As with all of the Bond titles, Dr. No comes with a staggering array of bonus features. The audio commentary narrated by John Cork of the Ian Fleming Foundation gathers comments (recorded separately) by director Terence Young, actors Walter Gotell, Aliza Gur, Martine Beswick, and Lois Maxwell, editor Peter Hunt, composer John Barry, dubbing editor Norman Wanstall, special effects supervisor John Stears, production designer Syd Cain, and producer's wife Dana Broccoli. Topics include the development of the pre-credit sequence and the opening titles, music, the cast and crew, production design, the location shoot in Istanbul, adapting the novel and attempting to top Dr. No, story and characters, editing, stunts, and effects.
Declassified: MI6 Vault begins with "Ian Fleming: The CBC Interview" (7:42) is a posthumously aired 1964 chat with the author at his Jamaican estate. Fleming discusses where he gets his ideas, Bond's appeal, his risque subject matter, and what he has in common with Bond. "Ian Fleming and Raymond Chandler" (5:12) is a historic conversation between two legendary novelists, recorded just after Fleming completed Goldfinger. The radio interview "Ian Fleming on Desert Island Discs" (5:11) covers Fleming's early career, the origins of Bond, and their then-recent adaptation to film. "Animated Storyboard Sequence: The Boat Chase" (:88) edits together the original storyboards into a video sequence. The 007 Mission Control Interactive Guide comprises "007," "Women," "Allies," "Villains," "Mission Combat Manual," "Q Branch," and "Exotic Locations," with "Locations" (3:13) offering clips narrated by Maud Adams. The rest are simply selected scenes from the film.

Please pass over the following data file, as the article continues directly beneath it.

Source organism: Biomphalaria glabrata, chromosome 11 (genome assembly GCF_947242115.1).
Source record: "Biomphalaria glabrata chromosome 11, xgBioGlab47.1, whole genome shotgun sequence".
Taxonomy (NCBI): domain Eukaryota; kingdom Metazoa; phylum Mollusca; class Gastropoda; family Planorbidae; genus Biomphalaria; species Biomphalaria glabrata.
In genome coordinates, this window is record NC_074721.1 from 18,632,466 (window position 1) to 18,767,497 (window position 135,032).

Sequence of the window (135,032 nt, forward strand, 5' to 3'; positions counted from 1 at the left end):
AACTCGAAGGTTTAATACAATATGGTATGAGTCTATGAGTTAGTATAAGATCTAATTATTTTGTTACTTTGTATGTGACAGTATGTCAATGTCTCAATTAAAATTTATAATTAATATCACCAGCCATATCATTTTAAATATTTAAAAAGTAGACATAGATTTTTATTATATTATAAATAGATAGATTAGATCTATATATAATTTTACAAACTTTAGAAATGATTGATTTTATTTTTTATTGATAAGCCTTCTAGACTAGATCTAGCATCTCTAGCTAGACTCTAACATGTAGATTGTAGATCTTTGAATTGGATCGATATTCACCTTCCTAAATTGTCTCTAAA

Mission Dossier kicks off with "Inside From Russia With Love" (33:43 in HD), narrated by Patrick Macnee. Those telling the complete story of the film's development and making are Hunt, Gur, Beswick, Bianchi, Cain, Dana Broccoli, Stears, Wanstall, Gotell, Barry, Dr. No production designer Ken Adam, stuntman Richard Graydon, actors Sean Connery and Desmond Llewelyn, and optical effects artist Cliff Culley. "Harry Saltzman: Showman" (26:42 in HD) gathers the producer's children, the first three actors to play Bond in the big-screen franchise (Connery, George Lazenby, and Roger Moore), Hunt, Dana Broccoli, Stears, Adam, Barry, writers Tom Mankiewicz and Simon Raven, production designer Peter Murton, former UA executive David Picker, Cubby Broccoli, Cubby’s stepson Michael G. Wilson, Eon Productions former VP marketing Charles “Jerry” Juroe, production buyer Ron Quelch, assistant Sue St. John, continuity supervisor Elaine Schreyeck, biographer Donald Zec, and actors Honor Blackman, Gloria Hendry, Chaim Topol and Ursula Andress. Also included are rare photos and home movies.
Ministry of Propaganda presents three Trailers (the original theatrical clip plus one for a double-bill of Dr. No and From Russia with Love and another for a double-bill of From Russia with Love and Thunderball), three TV Spots and threeRadio Spots. The Image Database presents 138 pictures in 16 subsections.